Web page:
Archaeologists working in the Philistine city that was home to Goliath have found the earliest evidence of the use in the Middle East of a bridle bit to control an animal from the horse family — long before actual horses arrived in the region.

Examining the remains of a donkey sacrificed around 2700 B.C.E. in Gath (modern Tell es-Safi), the archaeologists found wear on a tooth that they believe was made by a soft bit, likely made from rope or wood.

“Only later, from the Middle Bronze Age and onward (after 2000 B.C.E.), was it thought that bits, in particular metal bits, were used — first with horses that were introduced to the Near East at the time, and subsequently with other equids, such as donkeys,” said Bar-Ilan University archaeology professor Aren Maeir, who has led the Tell es-Safi/Gath Archaeological Project for more than 20 years ago. Examples of the later bits were found in Israel at Tel Haror.

“It was commonly assumed that donkeys were controlled with nose rings, as depicted in Mesopotamian art,” Maeir said.

The international archaeological team, including the University of Manitoba (St. Paul’s College), the University of Saskatchewan (St. Thomas More College), Ariel University and Grand Valley State University, as well as Bar-Ilan, published its findings Wednesday, May 16, in the journal PLOS ONE.

“This is significant because it demonstrates how early domestic donkeys were controlled, and adds substantially to our knowledge of the history of donkey (Equus asinus) domestication and evolution of riding and equestrian technology,” said Haskel Greenfield of the University of Manitoba, the paper’s lead author. “It is also significant that it was discovered on the remains of an early domestic donkey that was sacrificed probably as an offering to protect what we interpret to be a merchant domestic residence.”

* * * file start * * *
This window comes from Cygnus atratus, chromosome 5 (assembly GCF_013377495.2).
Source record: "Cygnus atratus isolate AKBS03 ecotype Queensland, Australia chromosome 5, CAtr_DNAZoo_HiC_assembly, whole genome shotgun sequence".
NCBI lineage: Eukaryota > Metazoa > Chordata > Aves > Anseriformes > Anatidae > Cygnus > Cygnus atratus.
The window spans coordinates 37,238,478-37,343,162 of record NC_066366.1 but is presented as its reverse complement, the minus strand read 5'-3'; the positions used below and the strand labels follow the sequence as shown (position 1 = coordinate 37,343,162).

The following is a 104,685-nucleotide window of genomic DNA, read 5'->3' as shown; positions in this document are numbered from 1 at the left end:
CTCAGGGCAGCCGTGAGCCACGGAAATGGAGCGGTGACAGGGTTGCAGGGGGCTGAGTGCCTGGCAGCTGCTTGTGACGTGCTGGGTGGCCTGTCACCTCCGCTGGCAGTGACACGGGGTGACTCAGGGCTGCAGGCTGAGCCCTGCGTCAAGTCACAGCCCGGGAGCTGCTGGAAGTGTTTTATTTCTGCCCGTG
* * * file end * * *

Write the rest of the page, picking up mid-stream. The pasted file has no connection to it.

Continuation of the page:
This is an aerial view of Area E, where the donkey was found in an Early Bronze Age neighborhood of Gath. (Photo by Skyview Inc.)

The Gath excavations take place every summer in the Tel Zafit National Park, about halfway between Jerusalem and the coastal city of Ashkelon.

The donkey in question was laid as a sacrificial offering before the construction of a house  and was one of four found buried under neighborhood houses, indicating the importance of the donkey in this society, most likely as a beast of burden used in trade, the researchers said.

In a previously published study, the researchers provided evidence, based on isotopic analyses, that the donkey was born and raised in Egypt and brought to Gath in the last few months of its life.

At a time before domesticated horses were in the region, donkeys were used to pull and carry loads and were ridden, and they were transported over long distances. Using bits allowed donkey herders to control the animals more easily during their transport.